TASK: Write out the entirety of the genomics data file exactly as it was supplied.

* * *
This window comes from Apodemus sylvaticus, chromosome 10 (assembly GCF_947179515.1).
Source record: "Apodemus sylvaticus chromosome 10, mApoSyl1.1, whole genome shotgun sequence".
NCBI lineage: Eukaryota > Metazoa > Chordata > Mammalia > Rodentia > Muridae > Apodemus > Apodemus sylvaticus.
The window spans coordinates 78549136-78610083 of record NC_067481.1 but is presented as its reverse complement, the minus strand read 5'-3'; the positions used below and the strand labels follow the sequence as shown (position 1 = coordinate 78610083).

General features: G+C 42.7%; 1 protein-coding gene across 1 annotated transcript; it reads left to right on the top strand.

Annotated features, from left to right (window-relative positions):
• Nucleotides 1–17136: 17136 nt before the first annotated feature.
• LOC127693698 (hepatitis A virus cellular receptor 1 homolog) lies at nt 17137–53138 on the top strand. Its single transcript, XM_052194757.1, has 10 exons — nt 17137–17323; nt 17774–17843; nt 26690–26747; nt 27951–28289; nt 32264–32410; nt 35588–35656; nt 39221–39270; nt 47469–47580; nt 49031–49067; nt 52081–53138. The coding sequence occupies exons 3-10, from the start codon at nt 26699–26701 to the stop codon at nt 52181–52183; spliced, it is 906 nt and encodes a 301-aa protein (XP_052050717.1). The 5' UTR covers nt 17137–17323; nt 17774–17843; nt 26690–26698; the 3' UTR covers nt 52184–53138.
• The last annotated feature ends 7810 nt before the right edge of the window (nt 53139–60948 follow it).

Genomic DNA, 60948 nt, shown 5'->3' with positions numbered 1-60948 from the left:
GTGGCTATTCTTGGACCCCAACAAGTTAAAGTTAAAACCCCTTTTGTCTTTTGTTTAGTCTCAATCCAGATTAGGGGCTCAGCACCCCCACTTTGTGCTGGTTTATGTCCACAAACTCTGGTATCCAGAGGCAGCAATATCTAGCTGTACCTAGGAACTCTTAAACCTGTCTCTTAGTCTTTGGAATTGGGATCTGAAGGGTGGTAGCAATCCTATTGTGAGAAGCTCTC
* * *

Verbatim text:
This window comes from Apodemus sylvaticus, chromosome 10 (assembly GCF_947179515.1).
Source record: "Apodemus sylvaticus chromosome 10, mApoSyl1.1, whole genome shotgun sequence".
NCBI lineage: Eukaryota > Metazoa > Chordata > Mammalia > Rodentia > Muridae > Apodemus > Apodemus sylvaticus.
The window spans coordinates 78549136-78610083 of record NC_067481.1 but is presented as its reverse complement, the minus strand read 5'-3'; the positions used below and the strand labels follow the sequence as shown (position 1 = coordinate 78610083).

General features: G+C 42.7%; 1 protein-coding gene across 1 annotated transcript; it reads left to right on the top strand.

Annotated features, from left to right (window-relative positions):
• Nucleotides 1–17136: 17136 nt before the first annotated feature.
• LOC127693698 (hepatitis A virus cellular receptor 1 homolog) lies at nt 17137–53138 on the top strand. Its single transcript, XM_052194757.1, has 10 exons — nt 17137–17323; nt 17774–17843; nt 26690–26747; nt 27951–28289; nt 32264–32410; nt 35588–35656; nt 39221–39270; nt 47469–47580; nt 49031–49067; nt 52081–53138. The coding sequence occupies exons 3-10, from the start codon at nt 26699–26701 to the stop codon at nt 52181–52183; spliced, it is 906 nt and encodes a 301-aa protein (XP_052050717.1). The 5' UTR covers nt 17137–17323; nt 17774–17843; nt 26690–26698; the 3' UTR covers nt 52184–53138.
• The last annotated feature ends 7810 nt before the right edge of the window (nt 53139–60948 follow it).

Genomic DNA, 60948 nt, shown 5'->3' with positions numbered 1-60948 from the left:
GTGGCTATTCTTGGACCCCAACAAGTTAAAGTTAAAACCCCTTTTGTCTTTTGTTTAGTCTCAATCCAGATTAGGGGCTCAGCACCCCCACTTTGTGCTGGTTTATGTCCACAAACTCTGGTATCCAGAGGCAGCAATATCTAGCTGTACCTAGGAACTCTTAAACCTGTCTCTTAGTCTTTGGAATTGGGATCTGAAGGGTGGTAGCAATCCTATTGTGAGAAGCTCTC